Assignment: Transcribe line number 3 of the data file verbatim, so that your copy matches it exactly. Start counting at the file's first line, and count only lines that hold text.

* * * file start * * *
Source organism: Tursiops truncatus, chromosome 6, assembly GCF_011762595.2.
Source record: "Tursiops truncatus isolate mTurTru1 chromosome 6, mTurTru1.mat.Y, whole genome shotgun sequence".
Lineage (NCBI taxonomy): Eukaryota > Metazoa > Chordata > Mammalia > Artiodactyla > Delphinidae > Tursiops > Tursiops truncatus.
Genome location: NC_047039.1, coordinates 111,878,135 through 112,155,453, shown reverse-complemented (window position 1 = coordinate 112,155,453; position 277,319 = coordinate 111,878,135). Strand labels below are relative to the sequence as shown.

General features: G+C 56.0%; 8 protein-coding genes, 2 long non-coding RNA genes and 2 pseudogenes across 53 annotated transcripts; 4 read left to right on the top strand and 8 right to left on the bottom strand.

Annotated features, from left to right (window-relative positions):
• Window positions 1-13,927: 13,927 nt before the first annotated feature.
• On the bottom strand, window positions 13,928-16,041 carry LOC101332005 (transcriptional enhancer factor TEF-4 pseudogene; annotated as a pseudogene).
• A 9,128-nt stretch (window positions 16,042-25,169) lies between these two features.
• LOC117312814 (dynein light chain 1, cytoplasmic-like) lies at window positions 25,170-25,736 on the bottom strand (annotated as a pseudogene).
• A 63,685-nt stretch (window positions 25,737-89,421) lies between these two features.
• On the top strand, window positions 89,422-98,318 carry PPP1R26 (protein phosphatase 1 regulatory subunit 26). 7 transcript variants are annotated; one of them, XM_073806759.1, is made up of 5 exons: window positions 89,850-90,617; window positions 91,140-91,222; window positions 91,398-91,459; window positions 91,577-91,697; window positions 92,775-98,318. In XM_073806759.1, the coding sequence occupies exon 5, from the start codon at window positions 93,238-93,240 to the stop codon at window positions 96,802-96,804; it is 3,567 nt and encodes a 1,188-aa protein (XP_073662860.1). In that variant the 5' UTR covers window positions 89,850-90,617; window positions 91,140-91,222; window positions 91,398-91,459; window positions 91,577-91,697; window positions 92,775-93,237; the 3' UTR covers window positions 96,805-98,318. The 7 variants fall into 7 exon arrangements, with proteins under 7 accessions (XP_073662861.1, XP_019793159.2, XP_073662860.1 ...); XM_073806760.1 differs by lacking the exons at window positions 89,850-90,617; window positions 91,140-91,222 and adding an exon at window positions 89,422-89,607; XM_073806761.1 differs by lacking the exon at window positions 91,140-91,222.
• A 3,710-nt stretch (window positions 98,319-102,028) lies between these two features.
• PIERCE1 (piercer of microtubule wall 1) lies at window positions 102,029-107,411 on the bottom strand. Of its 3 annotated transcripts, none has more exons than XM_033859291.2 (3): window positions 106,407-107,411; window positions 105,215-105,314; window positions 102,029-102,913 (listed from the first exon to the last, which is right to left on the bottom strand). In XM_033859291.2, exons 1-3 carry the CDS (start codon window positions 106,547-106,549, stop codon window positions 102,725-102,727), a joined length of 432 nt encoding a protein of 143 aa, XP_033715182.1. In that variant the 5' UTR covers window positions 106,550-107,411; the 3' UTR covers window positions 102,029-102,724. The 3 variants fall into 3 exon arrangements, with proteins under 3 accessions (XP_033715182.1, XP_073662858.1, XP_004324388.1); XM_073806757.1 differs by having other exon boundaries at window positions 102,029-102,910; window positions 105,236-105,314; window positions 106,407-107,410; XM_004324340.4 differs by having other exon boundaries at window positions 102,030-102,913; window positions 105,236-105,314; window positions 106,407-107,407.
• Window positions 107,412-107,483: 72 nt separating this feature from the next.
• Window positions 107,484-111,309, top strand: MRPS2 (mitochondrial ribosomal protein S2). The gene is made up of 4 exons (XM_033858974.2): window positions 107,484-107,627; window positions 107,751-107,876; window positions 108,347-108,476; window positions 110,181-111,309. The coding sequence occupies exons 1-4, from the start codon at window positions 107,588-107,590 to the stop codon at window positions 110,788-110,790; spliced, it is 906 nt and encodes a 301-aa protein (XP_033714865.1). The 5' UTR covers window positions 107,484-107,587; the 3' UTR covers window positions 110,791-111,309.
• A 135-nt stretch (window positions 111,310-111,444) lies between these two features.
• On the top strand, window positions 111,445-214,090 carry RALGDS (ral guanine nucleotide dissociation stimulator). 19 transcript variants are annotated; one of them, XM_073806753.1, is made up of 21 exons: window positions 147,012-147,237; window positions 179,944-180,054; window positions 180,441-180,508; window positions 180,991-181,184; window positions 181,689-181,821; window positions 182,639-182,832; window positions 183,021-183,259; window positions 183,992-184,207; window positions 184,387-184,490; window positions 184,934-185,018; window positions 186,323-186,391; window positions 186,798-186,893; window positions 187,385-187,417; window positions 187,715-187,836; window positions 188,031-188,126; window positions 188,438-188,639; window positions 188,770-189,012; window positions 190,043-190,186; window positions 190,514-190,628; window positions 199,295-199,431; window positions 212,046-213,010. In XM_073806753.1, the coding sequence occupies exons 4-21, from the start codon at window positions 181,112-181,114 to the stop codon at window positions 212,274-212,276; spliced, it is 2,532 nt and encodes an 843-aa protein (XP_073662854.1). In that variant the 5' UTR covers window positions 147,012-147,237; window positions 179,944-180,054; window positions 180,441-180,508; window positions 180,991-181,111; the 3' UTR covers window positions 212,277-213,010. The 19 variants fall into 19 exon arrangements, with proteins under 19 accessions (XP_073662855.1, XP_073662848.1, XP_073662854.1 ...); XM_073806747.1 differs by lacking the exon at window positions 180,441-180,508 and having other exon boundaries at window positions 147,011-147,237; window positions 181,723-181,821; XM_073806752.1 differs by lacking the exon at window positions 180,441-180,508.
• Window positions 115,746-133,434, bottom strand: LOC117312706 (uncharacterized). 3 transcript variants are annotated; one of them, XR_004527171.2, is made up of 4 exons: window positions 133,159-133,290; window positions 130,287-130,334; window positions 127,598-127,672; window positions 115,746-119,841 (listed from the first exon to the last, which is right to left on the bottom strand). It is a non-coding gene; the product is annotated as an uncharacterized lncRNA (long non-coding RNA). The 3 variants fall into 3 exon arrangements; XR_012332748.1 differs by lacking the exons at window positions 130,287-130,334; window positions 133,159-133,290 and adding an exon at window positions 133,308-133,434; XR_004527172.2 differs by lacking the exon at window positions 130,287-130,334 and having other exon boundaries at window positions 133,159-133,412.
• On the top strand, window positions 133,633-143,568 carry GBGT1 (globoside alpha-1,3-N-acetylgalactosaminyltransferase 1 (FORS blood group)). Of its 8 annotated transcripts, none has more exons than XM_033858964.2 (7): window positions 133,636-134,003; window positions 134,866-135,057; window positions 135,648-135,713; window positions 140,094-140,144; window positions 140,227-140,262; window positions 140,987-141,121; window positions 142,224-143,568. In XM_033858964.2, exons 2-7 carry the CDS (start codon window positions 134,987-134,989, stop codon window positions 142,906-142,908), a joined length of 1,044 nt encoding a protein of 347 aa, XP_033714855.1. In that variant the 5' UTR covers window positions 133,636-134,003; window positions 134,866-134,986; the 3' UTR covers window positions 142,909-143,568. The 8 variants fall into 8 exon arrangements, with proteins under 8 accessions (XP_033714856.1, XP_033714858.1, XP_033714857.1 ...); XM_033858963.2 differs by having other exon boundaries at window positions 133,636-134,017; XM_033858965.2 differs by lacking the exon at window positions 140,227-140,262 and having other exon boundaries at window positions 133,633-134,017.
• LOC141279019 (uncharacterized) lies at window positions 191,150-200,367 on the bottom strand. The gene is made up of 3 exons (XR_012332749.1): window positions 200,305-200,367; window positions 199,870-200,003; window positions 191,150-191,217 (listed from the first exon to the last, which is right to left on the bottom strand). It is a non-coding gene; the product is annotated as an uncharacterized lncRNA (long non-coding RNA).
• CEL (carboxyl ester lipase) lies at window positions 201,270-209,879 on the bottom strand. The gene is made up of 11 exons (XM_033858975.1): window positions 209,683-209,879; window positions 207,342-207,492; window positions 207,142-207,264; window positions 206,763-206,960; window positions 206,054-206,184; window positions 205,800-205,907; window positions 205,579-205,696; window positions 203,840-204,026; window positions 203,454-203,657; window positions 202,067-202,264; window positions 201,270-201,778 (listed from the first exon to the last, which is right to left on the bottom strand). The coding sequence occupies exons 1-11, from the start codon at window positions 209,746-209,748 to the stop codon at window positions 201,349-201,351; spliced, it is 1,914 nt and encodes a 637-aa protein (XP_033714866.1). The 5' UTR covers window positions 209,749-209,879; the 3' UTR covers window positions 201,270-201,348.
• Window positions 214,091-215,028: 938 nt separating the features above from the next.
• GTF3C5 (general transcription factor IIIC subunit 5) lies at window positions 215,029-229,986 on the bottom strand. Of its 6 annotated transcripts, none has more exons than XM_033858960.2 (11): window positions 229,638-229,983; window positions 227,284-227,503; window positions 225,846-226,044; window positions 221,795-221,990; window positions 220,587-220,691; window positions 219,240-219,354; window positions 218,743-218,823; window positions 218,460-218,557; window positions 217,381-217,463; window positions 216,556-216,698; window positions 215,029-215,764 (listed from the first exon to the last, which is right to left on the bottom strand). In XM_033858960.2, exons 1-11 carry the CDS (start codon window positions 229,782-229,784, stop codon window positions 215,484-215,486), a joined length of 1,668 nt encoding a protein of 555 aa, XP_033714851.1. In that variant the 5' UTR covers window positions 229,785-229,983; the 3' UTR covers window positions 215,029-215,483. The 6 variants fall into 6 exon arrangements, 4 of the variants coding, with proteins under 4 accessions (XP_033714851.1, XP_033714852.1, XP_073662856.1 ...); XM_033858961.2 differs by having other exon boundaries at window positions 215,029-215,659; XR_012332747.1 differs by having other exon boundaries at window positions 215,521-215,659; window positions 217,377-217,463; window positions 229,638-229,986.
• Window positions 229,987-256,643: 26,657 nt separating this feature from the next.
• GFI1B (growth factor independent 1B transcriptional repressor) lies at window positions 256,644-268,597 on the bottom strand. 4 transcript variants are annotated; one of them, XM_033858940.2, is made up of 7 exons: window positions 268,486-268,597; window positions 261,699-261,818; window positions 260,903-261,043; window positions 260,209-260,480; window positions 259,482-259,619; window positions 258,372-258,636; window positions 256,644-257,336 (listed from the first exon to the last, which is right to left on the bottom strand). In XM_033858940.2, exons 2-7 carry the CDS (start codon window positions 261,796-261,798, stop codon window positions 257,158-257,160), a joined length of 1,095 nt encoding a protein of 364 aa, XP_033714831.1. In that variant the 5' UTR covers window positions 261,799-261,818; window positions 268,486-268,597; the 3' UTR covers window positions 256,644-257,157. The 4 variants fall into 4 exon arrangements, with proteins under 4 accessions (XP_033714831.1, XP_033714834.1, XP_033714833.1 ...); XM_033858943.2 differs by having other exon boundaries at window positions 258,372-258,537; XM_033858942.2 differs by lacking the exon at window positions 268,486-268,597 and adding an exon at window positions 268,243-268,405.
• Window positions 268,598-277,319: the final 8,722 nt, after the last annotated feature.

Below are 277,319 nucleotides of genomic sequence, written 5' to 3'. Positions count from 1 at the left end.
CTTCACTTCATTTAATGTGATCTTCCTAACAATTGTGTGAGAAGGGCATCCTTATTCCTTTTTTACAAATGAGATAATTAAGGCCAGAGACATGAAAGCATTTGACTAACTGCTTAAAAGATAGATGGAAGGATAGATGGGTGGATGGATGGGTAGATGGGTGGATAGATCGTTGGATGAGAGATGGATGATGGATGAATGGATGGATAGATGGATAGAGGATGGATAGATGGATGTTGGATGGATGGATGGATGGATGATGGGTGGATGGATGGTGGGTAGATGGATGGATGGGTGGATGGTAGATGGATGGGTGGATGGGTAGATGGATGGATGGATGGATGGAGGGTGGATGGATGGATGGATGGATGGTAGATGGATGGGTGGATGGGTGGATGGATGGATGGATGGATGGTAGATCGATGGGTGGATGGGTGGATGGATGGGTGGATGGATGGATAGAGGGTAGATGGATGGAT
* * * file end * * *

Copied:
Lineage (NCBI taxonomy): Eukaryota > Metazoa > Chordata > Mammalia > Artiodactyla > Delphinidae > Tursiops > Tursiops truncatus.